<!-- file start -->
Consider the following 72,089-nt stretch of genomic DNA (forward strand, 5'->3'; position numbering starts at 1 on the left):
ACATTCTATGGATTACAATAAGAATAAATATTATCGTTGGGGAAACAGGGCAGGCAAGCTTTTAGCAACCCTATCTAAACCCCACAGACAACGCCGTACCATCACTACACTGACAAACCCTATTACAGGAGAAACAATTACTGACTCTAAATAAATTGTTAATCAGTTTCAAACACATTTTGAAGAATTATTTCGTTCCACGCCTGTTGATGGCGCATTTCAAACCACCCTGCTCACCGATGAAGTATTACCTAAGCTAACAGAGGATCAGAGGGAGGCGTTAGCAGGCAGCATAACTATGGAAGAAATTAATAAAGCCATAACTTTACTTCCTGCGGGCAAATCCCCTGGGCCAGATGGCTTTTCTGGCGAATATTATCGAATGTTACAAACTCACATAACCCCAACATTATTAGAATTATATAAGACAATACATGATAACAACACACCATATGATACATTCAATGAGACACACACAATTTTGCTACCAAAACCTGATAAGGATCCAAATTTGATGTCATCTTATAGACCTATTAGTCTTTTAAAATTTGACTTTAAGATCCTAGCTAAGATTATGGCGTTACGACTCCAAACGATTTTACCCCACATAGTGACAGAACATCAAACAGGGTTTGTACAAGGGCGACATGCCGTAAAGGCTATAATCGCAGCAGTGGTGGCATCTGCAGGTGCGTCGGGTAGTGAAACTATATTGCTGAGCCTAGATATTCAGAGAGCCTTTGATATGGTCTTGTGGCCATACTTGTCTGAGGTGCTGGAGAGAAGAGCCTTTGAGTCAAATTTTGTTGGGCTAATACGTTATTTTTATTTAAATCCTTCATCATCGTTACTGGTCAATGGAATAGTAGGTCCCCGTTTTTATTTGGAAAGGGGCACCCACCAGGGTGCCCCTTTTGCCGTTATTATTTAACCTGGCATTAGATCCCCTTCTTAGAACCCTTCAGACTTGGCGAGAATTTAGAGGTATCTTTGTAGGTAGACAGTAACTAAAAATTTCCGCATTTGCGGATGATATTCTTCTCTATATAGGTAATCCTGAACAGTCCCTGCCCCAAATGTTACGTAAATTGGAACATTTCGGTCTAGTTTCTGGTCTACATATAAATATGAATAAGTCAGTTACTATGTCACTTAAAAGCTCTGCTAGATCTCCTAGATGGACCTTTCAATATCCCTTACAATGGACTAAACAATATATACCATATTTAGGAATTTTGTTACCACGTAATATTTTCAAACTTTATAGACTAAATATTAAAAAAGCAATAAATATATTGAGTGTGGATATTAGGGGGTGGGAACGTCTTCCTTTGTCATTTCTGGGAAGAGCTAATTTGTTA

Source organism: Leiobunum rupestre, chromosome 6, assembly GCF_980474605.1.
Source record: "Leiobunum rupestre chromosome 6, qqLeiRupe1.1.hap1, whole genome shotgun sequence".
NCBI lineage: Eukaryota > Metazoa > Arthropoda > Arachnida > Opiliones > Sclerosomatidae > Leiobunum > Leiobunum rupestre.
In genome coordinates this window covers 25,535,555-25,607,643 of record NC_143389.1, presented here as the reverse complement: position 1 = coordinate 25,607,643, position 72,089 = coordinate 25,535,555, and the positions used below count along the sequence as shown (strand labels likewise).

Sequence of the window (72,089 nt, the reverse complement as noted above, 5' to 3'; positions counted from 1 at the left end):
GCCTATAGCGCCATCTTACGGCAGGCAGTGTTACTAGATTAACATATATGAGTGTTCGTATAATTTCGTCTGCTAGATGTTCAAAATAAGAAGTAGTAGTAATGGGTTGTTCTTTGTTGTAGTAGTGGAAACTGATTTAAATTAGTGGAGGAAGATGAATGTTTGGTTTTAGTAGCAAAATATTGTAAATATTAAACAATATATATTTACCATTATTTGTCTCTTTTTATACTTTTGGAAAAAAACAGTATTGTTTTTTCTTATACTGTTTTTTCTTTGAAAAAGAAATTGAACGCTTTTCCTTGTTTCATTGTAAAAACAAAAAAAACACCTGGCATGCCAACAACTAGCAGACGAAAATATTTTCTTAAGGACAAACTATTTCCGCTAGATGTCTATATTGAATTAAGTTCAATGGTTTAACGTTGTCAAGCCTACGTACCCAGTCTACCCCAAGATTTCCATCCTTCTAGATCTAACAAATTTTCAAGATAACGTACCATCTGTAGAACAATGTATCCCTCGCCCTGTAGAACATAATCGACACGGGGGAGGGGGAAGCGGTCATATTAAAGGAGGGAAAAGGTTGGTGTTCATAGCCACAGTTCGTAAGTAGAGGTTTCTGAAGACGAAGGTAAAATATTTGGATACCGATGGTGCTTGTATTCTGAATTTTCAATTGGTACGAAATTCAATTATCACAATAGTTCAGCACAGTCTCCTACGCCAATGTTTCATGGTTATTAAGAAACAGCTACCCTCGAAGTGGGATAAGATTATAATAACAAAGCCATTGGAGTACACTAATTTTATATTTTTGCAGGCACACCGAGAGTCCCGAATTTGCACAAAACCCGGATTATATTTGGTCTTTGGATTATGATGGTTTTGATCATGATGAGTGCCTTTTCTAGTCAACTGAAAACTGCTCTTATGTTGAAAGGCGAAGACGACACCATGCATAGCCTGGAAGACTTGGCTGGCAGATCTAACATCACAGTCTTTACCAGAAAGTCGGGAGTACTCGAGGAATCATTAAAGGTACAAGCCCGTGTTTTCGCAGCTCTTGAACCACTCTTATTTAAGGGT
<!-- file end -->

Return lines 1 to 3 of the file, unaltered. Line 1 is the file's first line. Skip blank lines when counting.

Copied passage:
Consider the following 72,089-nt stretch of genomic DNA (forward strand, 5'->3'; position numbering starts at 1 on the left):
ACATTCTATGGATTACAATAAGAATAAATATTATCGTTGGGGAAACAGGGCAGGCAAGCTTTTAGCAACCCTATCTAAACCCCACAGACAACGCCGTACCATCACTACACTGACAAACCCTATTACAGGAGAAACAATTACTGACTCTAAATAAATTGTTAATCAGTTTCAAACACATTTTGAAGAATTATTTCGTTCCACGCCTGTTGATGGCGCATTTCAAACCACCCTGCTCACCGATGAAGTATTACCTAAGCTAACAGAGGATCAGAGGGAGGCGTTAGCAGGCAGCATAACTATGGAAGAAATTAATAAAGCCATAACTTTACTTCCTGCGGGCAAATCCCCTGGGCCAGATGGCTTTTCTGGCGAATATTATCGAATGTTACAAACTCACATAACCCCAACATTATTAGAATTATATAAGACAATACATGATAACAACACACCATATGATACATTCAATGAGACACACACAATTTTGCTACCAAAACCTGATAAGGATCCAAATTTGATGTCATCTTATAGACCTATTAGTCTTTTAAAATTTGACTTTAAGATCCTAGCTAAGATTATGGCGTTACGACTCCAAACGATTTTACCCCACATAGTGACAGAACATCAAACAGGGTTTGTACAAGGGCGACATGCCGTAAAGGCTATAATCGCAGCAGTGGTGGCATCTGCAGGTGCGTCGGGTAGTGAAACTATATTGCTGAGCCTAGATATTCAGAGAGCCTTTGATATGGTCTTGTGGCCATACTTGTCTGAGGTGCTGGAGAGAAGAGCCTTTGAGTCAAATTTTGTTGGGCTAATACGTTATTTTTATTTAAATCCTTCATCATCGTTACTGGTCAATGGAATAGTAGGTCCCCGTTTTTATTTGGAAAGGGGCACCCACCAGGGTGCCCCTTTTGCCGTTATTATTTAACCTGGCATTAGATCCCCTTCTTAGAACCCTTCAGACTTGGCGAGAATTTAGAGGTATCTTTGTAGGTAGACAGTAACTAAAAATTTCCGCATTTGCGGATGATATTCTTCTCTATATAGGTAATCCTGAACAGTCCCTGCCCCAAATGTTACGTAAATTGGAACATTTCGGTCTAGTTTCTGGTCTACATATAAATATGAATAAGTCAGTTACTATGTCACTTAAAAGCTCTGCTAGATCTCCTAGATGGACCTTTCAATATCCCTTACAATGGACTAAACAATATATACCATATTTAGGAATTTTGTTACCACGTAATATTTTCAAACTTTATAGACTAAATATTAAAAAAGCAATAAATATATTGAGTGTGGATATTAGGGGGTGGGAACGTCTTCCTTTGTCATTTCTGGGAAGAGCTAATTTGTTA

Source organism: Leiobunum rupestre, chromosome 6, assembly GCF_980474605.1.